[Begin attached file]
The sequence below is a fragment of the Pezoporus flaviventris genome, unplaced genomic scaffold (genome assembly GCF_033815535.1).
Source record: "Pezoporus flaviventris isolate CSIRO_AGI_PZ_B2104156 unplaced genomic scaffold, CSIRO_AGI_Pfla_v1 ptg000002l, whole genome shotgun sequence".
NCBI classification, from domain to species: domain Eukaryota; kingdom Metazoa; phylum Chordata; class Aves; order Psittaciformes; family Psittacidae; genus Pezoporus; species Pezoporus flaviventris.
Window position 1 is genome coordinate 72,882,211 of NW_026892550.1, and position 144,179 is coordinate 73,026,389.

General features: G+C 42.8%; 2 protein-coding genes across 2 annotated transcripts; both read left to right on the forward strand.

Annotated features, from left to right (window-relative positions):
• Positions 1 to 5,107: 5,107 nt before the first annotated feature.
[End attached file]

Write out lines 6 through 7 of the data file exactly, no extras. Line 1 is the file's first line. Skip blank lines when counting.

Annotated features, from left to right (window-relative positions):
• Positions 1 to 5,107: 5,107 nt before the first annotated feature.